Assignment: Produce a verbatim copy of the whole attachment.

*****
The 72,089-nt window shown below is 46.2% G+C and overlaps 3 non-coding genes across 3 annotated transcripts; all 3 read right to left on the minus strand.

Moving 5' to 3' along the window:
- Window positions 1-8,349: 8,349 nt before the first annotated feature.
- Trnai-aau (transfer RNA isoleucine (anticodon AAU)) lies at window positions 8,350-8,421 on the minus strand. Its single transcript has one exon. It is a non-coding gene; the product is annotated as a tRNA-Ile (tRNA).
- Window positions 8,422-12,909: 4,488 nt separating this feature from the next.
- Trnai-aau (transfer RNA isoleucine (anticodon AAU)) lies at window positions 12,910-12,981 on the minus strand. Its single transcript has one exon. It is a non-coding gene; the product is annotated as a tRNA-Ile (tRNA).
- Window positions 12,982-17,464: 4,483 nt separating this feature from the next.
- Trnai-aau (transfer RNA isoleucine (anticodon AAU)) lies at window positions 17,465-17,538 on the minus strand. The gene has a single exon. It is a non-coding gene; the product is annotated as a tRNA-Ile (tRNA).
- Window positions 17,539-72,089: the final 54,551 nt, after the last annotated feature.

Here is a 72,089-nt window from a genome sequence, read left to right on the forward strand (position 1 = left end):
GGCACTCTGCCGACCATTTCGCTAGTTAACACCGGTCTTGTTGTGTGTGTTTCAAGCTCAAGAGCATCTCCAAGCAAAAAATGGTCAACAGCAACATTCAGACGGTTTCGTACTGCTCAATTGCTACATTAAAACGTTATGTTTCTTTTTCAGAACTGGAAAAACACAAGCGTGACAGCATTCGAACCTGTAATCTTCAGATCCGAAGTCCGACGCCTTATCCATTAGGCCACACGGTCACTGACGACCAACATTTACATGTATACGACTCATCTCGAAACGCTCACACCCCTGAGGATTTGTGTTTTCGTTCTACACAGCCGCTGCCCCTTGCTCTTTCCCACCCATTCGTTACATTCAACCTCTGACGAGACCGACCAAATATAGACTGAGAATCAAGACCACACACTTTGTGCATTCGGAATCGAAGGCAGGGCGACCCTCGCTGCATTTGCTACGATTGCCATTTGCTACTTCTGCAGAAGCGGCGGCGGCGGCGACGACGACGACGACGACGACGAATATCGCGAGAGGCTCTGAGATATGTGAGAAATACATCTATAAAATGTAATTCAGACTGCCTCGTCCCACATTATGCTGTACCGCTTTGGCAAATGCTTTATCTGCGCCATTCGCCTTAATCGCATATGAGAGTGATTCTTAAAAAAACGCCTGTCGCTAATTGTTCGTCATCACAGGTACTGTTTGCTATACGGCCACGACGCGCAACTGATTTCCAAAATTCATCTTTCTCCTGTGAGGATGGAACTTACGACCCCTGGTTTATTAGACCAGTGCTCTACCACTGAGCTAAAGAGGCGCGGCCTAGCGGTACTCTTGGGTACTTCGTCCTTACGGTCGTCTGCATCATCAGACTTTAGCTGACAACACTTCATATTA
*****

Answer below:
The 72,089-nt window shown below is 46.2% G+C and overlaps 3 non-coding genes across 3 annotated transcripts; all 3 read right to left on the minus strand.

Moving 5' to 3' along the window:
- Window positions 1-8,349: 8,349 nt before the first annotated feature.
- Trnai-aau (transfer RNA isoleucine (anticodon AAU)) lies at window positions 8,350-8,421 on the minus strand. Its single transcript has one exon. It is a non-coding gene; the product is annotated as a tRNA-Ile (tRNA).
- Window positions 8,422-12,909: 4,488 nt separating this feature from the next.
- Trnai-aau (transfer RNA isoleucine (anticodon AAU)) lies at window positions 12,910-12,981 on the minus strand. Its single transcript has one exon. It is a non-coding gene; the product is annotated as a tRNA-Ile (tRNA).
- Window positions 12,982-17,464: 4,483 nt separating this feature from the next.
- Trnai-aau (transfer RNA isoleucine (anticodon AAU)) lies at window positions 17,465-17,538 on the minus strand. The gene has a single exon. It is a non-coding gene; the product is annotated as a tRNA-Ile (tRNA).
- Window positions 17,539-72,089: the final 54,551 nt, after the last annotated feature.

Here is a 72,089-nt window from a genome sequence, read left to right on the forward strand (position 1 = left end):
GGCACTCTGCCGACCATTTCGCTAGTTAACACCGGTCTTGTTGTGTGTGTTTCAAGCTCAAGAGCATCTCCAAGCAAAAAATGGTCAACAGCAACATTCAGACGGTTTCGTACTGCTCAATTGCTACATTAAAACGTTATGTTTCTTTTTCAGAACTGGAAAAACACAAGCGTGACAGCATTCGAACCTGTAATCTTCAGATCCGAAGTCCGACGCCTTATCCATTAGGCCACACGGTCACTGACGACCAACATTTACATGTATACGACTCATCTCGAAACGCTCACACCCCTGAGGATTTGTGTTTTCGTTCTACACAGCCGCTGCCCCTTGCTCTTTCCCACCCATTCGTTACATTCAACCTCTGACGAGACCGACCAAATATAGACTGAGAATCAAGACCACACACTTTGTGCATTCGGAATCGAAGGCAGGGCGACCCTCGCTGCATTTGCTACGATTGCCATTTGCTACTTCTGCAGAAGCGGCGGCGGCGGCGACGACGACGACGACGACGACGAATATCGCGAGAGGCTCTGAGATATGTGAGAAATACATCTATAAAATGTAATTCAGACTGCCTCGTCCCACATTATGCTGTACCGCTTTGGCAAATGCTTTATCTGCGCCATTCGCCTTAATCGCATATGAGAGTGATTCTTAAAAAAACGCCTGTCGCTAATTGTTCGTCATCACAGGTACTGTTTGCTATACGGCCACGACGCGCAACTGATTTCCAAAATTCATCTTTCTCCTGTGAGGATGGAACTTACGACCCCTGGTTTATTAGACCAGTGCTCTACCACTGAGCTAAAGAGGCGCGGCCTAGCGGTACTCTTGGGTACTTCGTCCTTACGGTCGTCTGCATCATCAGACTTTAGCTGACAACACTTCATATTA